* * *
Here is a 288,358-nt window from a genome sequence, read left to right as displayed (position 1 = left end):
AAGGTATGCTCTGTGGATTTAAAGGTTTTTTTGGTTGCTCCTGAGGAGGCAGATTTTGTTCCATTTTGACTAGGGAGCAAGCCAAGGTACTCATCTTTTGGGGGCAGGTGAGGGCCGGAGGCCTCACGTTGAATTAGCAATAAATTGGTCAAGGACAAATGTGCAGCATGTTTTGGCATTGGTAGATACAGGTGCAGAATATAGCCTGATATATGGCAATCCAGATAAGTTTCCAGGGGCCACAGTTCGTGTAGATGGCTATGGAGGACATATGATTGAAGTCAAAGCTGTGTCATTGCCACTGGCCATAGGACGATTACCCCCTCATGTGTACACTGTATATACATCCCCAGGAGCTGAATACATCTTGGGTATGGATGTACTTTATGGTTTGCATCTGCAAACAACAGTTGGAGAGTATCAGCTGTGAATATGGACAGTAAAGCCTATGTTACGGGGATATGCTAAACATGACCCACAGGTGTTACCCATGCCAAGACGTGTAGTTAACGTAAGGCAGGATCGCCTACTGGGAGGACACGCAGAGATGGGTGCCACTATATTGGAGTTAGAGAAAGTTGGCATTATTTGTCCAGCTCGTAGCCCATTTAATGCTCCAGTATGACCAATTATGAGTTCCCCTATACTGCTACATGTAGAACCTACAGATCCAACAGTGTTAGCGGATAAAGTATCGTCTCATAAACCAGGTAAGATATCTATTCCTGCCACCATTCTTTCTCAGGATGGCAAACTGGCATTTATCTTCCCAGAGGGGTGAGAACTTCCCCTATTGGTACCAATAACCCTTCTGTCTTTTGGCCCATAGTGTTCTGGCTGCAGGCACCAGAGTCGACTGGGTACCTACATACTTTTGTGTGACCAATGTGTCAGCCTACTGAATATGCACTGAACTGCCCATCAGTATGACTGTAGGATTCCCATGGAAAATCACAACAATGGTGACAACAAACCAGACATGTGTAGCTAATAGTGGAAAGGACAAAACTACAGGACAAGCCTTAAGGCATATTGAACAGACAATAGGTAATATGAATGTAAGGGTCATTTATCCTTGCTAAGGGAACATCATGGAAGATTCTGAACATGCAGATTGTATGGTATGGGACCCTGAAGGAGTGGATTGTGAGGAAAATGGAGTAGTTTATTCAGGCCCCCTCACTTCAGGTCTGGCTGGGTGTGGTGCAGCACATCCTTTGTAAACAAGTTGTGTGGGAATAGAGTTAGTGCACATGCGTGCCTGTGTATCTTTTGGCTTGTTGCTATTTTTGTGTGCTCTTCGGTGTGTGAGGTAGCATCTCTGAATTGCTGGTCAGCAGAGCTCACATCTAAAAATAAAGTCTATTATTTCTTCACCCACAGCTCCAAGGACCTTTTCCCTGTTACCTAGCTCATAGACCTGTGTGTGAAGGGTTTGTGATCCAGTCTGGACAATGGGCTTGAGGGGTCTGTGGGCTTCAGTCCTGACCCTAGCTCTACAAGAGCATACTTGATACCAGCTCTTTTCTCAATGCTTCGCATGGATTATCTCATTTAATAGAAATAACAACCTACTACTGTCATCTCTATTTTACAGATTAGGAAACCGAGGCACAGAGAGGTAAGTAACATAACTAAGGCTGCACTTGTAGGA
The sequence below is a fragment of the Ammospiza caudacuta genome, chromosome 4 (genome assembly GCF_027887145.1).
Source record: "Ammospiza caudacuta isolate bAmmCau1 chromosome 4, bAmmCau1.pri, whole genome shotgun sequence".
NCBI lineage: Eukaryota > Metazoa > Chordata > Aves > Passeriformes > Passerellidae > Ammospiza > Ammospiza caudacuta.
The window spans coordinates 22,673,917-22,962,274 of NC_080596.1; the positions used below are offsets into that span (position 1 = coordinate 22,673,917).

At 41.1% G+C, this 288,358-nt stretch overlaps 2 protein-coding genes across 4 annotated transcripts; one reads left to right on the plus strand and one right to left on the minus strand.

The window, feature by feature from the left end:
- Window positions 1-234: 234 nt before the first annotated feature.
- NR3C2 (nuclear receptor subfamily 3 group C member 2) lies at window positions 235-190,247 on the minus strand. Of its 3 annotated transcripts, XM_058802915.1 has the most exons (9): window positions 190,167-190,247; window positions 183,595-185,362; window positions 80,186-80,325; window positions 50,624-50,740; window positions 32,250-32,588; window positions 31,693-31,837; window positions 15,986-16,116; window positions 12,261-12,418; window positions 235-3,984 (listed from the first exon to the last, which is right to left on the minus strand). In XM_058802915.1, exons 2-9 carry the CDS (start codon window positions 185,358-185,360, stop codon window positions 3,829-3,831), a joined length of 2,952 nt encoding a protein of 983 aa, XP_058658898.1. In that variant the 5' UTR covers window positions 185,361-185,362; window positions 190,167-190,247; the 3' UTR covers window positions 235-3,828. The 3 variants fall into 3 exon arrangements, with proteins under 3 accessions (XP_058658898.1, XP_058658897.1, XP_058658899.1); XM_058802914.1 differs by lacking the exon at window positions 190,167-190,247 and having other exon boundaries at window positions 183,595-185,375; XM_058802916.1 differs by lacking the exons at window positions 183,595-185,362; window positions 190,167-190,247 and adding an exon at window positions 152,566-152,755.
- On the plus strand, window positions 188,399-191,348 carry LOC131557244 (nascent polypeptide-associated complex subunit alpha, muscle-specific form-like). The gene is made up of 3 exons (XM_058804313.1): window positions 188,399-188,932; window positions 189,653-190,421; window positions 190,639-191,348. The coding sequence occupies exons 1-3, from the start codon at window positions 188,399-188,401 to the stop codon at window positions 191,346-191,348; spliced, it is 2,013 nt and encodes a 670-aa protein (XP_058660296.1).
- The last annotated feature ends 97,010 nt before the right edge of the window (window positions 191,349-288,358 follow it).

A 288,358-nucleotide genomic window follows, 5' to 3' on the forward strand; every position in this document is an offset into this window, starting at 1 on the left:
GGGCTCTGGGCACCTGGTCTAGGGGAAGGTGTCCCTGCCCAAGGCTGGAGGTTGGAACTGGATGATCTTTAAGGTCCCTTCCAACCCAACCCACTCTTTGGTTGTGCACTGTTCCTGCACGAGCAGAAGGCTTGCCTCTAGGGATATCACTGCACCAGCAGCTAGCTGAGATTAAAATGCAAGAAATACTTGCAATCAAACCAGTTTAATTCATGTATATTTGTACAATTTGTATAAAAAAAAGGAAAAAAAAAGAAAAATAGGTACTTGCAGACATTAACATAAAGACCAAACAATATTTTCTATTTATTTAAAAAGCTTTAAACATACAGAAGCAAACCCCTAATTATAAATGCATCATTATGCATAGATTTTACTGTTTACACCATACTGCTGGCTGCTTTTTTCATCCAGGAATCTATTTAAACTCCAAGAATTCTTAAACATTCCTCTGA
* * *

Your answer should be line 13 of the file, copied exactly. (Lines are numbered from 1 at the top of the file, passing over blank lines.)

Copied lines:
A 288,358-nucleotide genomic window follows, 5' to 3' on the forward strand; every position in this document is an offset into this window, starting at 1 on the left: